Cashless policy can best be described as a financial function operated or performed without using coins or banknotes for money transactions but instead using credit cards or electronic transfer of funds.
With cashless policy, financial transactions are handled by means of credit cards, bank transfers, and checks, with no bills or coins handed from one person to another.
Through the help of the cashless policy, financial transactions are initiated and completed without the need for cash. A cashless economy is an environment in which money is spent without being physically carried from one person to the other. The first issue in the cashless economy is the issue of electronic purse.
This is electronic information transmitted to a device which reveals the information about how much a person has stored in the bank and how much he can spend.
The adoption of a cashless policy in an economy forces people and companies to convert their paper money to bank deposits, the hope is that they can be persuaded to spend that money rather than save it because those deposits will carry considerable costs (negative interest rates and/or fees), which could in turn boost consumption, GDP and inflation to pay for the massive debts accumulated (leaving aside the very controversial idea should now have to pay for the privilege of holding their hard earned money in a more liquid form, after it has already been taxed).
In other words, the cashless policy is aimed at shifting the economy from a cash-based economy to a cashless one, with a view to reducing the cost of banking services and improving the effectiveness of monetary policy in managing inflation and driving economic growth.
It also helps stimulate, develop and modernise the payment system, while also curbing the criminality usually associated with travelling around with a lot of physical cash.
An efficient and modern payment system is not only positively correlated with economic development but also is a key enabler for economic growth. With the cashless policy, inflation will easily be managed and the high risk of using cash will be reduced or curtailed.
Cash on the other hand encourages robberies and other cash-related crimes. It can also lead to financial loss in the case of fire and flooding incidents.
High cash usage also results in a lot of money outside the formal economy, thus limiting the effectiveness of monetary policy in managing inflation and encouraging economic growth. High cash usage enables corruption, leakages and money laundering, among other cash-related fraudulent activities.
Some of the prospects and problems of a cashless policy are as follows:
1. It’s comfortable. No more delving your pocket in search of money. With cashless policy, most people would have their cellphones more readily available than their wallets.
2. Reduced handling and transport costs. If all monetary transactions were electronic, there would be no need to move around large sums in expensive high-level security vehicles. This would produce savings for both public and private entities.
3. Increased personal security. Imagine carrying no cash in your pockets. Goodbye pickpocketing. Imagine cash registers void of any physical money. Goodbye armed robberies.
4. Enhance the tax base, as most/all transactions in the economy could now be traced by the government.
5. Substantially constrain the parallel economy, particularly in illicit activities.
6. Force people to convert their savings into consumption and/or investment, thereby providing a boost to GDP and employment.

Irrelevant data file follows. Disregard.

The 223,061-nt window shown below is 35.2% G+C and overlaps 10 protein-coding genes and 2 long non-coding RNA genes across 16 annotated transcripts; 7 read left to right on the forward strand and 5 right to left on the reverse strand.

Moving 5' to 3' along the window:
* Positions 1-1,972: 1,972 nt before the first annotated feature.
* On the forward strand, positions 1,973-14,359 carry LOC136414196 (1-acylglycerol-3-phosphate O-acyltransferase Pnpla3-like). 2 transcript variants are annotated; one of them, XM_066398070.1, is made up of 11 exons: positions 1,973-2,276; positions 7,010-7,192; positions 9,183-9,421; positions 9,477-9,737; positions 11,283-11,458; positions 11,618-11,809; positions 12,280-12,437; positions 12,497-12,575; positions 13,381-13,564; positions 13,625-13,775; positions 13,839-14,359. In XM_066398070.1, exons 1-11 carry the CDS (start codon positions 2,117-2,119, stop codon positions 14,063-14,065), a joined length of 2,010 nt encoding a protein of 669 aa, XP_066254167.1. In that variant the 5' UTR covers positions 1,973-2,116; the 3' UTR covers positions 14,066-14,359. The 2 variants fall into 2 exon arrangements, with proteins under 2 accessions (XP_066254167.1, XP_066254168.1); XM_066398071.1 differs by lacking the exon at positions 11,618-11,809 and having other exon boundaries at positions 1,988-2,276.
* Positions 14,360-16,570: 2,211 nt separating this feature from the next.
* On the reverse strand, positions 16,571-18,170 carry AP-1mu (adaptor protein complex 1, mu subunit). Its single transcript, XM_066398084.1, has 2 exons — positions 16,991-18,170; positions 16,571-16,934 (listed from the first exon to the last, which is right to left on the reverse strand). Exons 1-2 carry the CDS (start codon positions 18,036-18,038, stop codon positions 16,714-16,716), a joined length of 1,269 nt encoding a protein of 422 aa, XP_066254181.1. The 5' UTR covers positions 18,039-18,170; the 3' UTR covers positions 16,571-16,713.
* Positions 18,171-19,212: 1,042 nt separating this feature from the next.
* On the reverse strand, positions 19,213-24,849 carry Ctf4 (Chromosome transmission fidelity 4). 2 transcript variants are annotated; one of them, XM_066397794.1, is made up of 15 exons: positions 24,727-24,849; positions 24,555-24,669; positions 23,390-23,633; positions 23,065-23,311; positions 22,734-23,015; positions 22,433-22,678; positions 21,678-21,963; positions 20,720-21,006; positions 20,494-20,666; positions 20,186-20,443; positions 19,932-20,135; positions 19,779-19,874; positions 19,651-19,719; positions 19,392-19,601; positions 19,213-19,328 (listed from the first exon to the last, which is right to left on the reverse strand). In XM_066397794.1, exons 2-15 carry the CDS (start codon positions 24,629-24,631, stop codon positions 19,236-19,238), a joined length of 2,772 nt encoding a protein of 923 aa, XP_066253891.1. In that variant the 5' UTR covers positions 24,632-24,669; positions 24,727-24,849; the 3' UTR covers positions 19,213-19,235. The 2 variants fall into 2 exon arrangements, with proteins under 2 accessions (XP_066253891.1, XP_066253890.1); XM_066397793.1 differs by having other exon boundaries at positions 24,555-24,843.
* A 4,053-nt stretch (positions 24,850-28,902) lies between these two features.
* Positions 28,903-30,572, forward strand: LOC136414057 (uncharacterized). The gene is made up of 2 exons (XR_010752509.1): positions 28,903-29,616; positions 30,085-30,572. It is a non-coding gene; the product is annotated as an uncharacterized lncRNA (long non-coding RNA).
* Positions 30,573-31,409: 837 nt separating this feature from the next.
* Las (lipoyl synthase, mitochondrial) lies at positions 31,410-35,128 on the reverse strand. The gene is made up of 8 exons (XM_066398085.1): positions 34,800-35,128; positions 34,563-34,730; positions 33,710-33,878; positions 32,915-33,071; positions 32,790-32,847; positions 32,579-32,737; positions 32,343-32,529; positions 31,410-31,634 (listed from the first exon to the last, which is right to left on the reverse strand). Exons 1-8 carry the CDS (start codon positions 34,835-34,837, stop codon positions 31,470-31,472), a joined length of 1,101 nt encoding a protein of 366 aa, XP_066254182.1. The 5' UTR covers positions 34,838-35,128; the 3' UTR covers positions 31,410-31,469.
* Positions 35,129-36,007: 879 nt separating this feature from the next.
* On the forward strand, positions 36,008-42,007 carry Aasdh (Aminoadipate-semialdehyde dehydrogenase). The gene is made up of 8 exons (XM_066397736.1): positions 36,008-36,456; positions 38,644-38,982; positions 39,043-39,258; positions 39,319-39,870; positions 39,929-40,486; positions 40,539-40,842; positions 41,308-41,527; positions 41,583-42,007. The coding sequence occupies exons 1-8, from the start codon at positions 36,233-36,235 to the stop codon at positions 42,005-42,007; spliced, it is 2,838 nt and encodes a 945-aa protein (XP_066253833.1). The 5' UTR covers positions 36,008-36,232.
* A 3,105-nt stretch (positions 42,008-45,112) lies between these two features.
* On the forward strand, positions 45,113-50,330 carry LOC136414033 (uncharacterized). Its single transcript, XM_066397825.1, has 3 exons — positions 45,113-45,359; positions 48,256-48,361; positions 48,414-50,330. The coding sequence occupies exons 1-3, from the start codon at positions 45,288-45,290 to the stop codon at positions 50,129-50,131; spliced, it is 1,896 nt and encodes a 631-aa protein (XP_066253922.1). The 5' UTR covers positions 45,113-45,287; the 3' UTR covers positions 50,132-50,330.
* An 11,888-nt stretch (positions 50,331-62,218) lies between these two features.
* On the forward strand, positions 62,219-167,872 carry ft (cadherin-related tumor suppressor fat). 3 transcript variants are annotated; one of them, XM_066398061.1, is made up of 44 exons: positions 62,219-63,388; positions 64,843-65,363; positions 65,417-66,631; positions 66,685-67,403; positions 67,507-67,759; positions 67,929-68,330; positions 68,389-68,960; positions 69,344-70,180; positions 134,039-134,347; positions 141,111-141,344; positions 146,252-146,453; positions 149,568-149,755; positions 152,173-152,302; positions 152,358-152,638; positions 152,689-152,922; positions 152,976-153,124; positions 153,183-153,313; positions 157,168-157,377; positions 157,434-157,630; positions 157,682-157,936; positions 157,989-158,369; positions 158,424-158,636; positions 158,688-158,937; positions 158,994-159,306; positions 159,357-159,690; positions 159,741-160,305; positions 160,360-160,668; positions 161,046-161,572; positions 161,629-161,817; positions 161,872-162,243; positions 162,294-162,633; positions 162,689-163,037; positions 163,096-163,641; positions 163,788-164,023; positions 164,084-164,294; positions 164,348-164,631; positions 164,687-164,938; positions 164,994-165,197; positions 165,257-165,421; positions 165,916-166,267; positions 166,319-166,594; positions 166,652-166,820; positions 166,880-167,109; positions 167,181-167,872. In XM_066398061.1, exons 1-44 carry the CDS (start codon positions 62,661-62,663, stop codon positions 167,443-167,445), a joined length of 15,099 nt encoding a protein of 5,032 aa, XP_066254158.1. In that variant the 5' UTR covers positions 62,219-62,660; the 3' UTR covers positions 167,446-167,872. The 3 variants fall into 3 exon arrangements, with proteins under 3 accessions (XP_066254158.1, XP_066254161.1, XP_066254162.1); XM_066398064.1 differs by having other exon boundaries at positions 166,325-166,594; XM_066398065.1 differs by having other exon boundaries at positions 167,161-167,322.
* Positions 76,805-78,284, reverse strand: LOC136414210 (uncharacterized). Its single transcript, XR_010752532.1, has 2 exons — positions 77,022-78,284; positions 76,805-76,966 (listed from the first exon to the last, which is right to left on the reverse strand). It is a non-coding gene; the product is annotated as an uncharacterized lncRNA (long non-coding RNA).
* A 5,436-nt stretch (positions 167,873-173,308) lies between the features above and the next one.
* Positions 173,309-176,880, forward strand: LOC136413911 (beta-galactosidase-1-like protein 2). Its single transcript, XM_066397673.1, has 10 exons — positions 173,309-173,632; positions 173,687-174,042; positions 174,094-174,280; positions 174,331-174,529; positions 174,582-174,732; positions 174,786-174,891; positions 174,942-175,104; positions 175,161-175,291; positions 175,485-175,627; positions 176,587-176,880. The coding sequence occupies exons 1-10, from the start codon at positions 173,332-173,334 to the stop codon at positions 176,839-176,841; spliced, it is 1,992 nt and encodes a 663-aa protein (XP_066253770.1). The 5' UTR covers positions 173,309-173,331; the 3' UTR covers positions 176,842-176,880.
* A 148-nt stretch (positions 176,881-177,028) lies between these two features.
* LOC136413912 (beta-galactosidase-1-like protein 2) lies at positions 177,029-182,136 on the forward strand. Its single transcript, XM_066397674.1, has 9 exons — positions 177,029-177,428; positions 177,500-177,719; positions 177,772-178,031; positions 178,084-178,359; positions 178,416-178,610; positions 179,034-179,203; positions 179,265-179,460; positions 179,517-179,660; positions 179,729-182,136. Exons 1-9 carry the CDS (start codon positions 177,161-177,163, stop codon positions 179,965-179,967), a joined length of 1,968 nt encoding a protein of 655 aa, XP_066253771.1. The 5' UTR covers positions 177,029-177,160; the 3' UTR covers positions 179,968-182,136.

7. Enable the adoption of new wireless/cashless technologies.
1. Cashless policy could often be affected by physical challenges such as high rate of illiteracy, inadequate sensitization/education of the benefits of cashless policy, and inadequate logistics (such as the provision of internet connections in commercial areas, computers and Point On Sale (POS) machines).
2. Apart from the physical challenges, economic data and indicators useful in the analysis of the true impact of cashless policy on the economy are not fully available and reliable.
3. The government loses an important alternative to pay for its debts, namely by printing true-to-the-letter paper money.
4. Paper money costs you nothing to hold and carries no incremental risk, apart from physical theft. Converting it into bank deposits will cost you fees (and likely earn a negative interest) and expose you to a substantial loss if the bank goes under. After all, you are giving up currency backed by the central bank for currency backed by your local bank.
5. The cashless policy would be problematic for the very poor people, many of whom don’t have access to the banking system; this will only make them more dependent, in fact exclusively dependent on government handouts.
6. It would be interesting to know if the banks would actually like to deal with the administrative hassle of handling millions of very small cash transactions and related customer queries.
7. If there is an event that disrupts electronic transactions (e.g. extensive power outage, cyberattack, cascading bank failures) people in that economy will not be able to transact and everything will grind to a halt.
8. Enforcing a government mandate to ban cash transactions must carry penalties, which means more regulations, disclosure requirements and compliance costs, potentially exorbitant fees and even jail time.
1. Periodic review of the policy to iron out grey areas.
2. Embarking on intensive awareness campaign and sensitization of the citizenry.
3. Putting adequate security mechanisms in place to forestall fraudulent practices.
4. Making the public power supply work efficiently and
5. Exempting cash lodgements and public holidays from cash management charges.
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